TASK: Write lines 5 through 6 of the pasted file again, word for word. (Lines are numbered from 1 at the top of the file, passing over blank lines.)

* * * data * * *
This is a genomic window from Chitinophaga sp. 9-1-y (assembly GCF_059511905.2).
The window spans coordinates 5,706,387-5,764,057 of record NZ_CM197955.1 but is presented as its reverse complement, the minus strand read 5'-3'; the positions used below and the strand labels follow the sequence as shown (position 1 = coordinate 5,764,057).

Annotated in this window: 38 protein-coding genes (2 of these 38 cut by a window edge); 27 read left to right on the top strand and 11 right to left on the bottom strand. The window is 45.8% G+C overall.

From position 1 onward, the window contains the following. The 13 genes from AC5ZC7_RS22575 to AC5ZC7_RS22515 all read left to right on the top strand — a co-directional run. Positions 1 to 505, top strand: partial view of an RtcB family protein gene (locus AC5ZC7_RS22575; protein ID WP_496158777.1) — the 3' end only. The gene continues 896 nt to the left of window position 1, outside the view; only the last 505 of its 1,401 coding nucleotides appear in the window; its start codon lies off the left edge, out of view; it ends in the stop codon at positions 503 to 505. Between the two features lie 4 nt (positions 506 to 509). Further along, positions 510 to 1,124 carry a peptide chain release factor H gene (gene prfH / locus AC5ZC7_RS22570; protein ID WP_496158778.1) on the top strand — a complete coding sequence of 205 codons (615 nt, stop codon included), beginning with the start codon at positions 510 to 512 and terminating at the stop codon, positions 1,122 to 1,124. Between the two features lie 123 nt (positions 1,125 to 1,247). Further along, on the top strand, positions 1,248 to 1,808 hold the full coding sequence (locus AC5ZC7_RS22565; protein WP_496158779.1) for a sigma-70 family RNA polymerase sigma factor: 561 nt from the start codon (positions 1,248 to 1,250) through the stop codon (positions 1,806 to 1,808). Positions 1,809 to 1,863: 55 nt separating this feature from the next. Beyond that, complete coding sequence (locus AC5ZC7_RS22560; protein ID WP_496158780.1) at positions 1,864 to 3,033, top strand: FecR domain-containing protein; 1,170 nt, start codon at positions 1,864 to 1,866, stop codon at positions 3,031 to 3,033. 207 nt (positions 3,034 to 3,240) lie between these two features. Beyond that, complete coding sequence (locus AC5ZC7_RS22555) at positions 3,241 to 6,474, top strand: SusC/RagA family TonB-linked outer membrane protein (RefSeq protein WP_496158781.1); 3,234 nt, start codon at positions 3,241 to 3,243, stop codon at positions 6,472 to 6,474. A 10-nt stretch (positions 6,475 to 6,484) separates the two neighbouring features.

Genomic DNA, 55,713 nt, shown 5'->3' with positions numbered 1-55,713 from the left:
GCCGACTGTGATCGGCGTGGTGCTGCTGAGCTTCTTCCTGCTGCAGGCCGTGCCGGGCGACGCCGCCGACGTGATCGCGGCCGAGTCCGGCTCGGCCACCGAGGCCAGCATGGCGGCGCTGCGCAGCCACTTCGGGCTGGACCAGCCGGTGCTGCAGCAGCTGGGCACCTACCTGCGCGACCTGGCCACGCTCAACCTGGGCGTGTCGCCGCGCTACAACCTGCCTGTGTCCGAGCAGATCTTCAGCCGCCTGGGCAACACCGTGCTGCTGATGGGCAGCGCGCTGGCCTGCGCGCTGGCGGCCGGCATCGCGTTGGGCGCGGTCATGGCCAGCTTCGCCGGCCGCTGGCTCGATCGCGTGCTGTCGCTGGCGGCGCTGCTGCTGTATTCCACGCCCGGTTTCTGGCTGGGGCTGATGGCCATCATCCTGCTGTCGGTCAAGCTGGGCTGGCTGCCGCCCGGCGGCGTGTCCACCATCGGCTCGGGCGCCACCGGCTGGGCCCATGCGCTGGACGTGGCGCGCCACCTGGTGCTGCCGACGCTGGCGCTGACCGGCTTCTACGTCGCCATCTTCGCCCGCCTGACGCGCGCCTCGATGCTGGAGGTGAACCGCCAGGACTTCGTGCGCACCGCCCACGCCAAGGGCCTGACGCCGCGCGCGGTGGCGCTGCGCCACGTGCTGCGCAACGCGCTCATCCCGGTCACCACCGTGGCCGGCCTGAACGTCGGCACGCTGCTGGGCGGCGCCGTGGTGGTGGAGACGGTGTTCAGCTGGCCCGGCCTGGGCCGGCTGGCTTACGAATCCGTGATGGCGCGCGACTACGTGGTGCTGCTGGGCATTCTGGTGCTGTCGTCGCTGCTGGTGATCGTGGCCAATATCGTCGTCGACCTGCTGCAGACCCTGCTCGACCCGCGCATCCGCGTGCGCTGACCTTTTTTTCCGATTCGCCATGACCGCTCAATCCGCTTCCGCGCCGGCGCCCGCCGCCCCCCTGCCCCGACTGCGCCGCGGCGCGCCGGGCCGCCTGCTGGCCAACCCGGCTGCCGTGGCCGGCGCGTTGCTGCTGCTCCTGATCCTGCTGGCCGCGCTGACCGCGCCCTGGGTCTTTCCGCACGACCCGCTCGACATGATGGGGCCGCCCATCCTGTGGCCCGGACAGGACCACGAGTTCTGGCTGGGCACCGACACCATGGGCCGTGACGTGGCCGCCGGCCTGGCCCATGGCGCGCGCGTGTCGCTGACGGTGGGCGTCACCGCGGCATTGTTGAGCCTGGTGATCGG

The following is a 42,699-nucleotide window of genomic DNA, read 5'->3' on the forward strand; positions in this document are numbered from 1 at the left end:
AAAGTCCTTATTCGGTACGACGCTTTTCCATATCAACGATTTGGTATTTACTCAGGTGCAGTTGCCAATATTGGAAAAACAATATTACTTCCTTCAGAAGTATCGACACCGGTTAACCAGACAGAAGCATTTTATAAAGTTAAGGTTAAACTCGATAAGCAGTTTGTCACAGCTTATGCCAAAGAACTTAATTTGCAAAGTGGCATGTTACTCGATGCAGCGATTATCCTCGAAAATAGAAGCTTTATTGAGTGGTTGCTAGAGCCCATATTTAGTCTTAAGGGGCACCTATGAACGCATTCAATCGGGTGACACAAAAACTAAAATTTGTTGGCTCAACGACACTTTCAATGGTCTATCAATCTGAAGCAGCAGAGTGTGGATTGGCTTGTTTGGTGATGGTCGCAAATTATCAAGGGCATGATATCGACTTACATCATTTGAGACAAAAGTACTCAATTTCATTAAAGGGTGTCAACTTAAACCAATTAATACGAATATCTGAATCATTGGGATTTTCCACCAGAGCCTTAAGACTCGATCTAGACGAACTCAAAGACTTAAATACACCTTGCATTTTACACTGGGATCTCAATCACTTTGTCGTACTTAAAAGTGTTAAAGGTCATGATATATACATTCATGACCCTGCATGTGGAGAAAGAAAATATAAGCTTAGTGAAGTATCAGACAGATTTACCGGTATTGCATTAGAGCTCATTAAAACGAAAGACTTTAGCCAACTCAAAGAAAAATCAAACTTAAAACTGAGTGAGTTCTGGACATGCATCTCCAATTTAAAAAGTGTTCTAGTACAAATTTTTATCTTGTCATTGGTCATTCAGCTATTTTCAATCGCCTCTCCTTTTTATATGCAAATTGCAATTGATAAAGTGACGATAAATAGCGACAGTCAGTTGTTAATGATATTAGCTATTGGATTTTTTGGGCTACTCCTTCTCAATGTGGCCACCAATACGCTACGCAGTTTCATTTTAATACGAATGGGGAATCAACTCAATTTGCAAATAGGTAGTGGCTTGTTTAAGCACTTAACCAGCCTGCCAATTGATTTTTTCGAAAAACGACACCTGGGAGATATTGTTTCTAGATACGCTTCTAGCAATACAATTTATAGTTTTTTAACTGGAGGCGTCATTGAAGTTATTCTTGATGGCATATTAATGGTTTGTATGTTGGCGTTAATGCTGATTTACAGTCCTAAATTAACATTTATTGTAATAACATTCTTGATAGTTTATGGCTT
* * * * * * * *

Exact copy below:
Genomic DNA, 55,713 nt, shown 5'->3' with positions numbered 1-55,713 from the left:
GCCGACTGTGATCGGCGTGGTGCTGCTGAGCTTCTTCCTGCTGCAGGCCGTGCCGGGCGACGCCGCCGACGTGATCGCGGCCGAGTCCGGCTCGGCCACCGAGGCCAGCATGGCGGCGCTGCGCAGCCACTTCGGGCTGGACCAGCCGGTGCTGCAGCAGCTGGGCACCTACCTGCGCGACCTGGCCACGCTCAACCTGGGCGTGTCGCCGCGCTACAACCTGCCTGTGTCCGAGCAGATCTTCAGCCGCCTGGGCAACACCGTGCTGCTGATGGGCAGCGCGCTGGCCTGCGCGCTGGCGGCCGGCATCGCGTTGGGCGCGGTCATGGCCAGCTTCGCCGGCCGCTGGCTCGATCGCGTGCTGTCGCTGGCGGCGCTGCTGCTGTATTCCACGCCCGGTTTCTGGCTGGGGCTGATGGCCATCATCCTGCTGTCGGTCAAGCTGGGCTGGCTGCCGCCCGGCGGCGTGTCCACCATCGGCTCGGGCGCCACCGGCTGGGCCCATGCGCTGGACGTGGCGCGCCACCTGGTGCTGCCGACGCTGGCGCTGACCGGCTTCTACGTCGCCATCTTCGCCCGCCTGACGCGCGCCTCGATGCTGGAGGTGAACCGCCAGGACTTCGTGCGCACCGCCCACGCCAAGGGCCTGACGCCGCGCGCGGTGGCGCTGCGCCACGTGCTGCGCAACGCGCTCATCCCGGTCACCACCGTGGCCGGCCTGAACGTCGGCACGCTGCTGGGCGGCGCCGTGGTGGTGGAGACGGTGTTCAGCTGGCCCGGCCTGGGCCGGCTGGCTTACGAATCCGTGATGGCGCGCGACTACGTGGTGCTGCTGGGCATTCTGGTGCTGTCGTCGCTGCTGGTGATCGTGGCCAATATCGTCGTCGACCTGCTGCAGACCCTGCTCGACCCGCGCATCCGCGTGCGCTGACCTTTTTTTCCGATTCGCCATGACCGCTCAATCCGCTTCCGCGCCGGCGCCCGCCGCCCCCCTGCCCCGACTGCGCCGCGGCGCGCCGGGCCGCCTGCTGGCCAACCCGGCTGCCGTGGCCGGCGCGTTGCTGCTGCTCCTGATCCTGCTGGCCGCGCTGACCGCGCCCTGGGTCTTTCCGCACGACCCGCTCGACATGATGGGGCCGCCCATCCTGTGGCCCGGACAGGACCACGAGTTCTGGCTGGGCACCGACACCATGGGCCGTGACGTGGCCGCCGGCCTGGCCCATGGCGCGCGCGTGTCGCTGACGGTGGGCGTCACCGCGGCATTGTTGAGCCTGGTGATCGG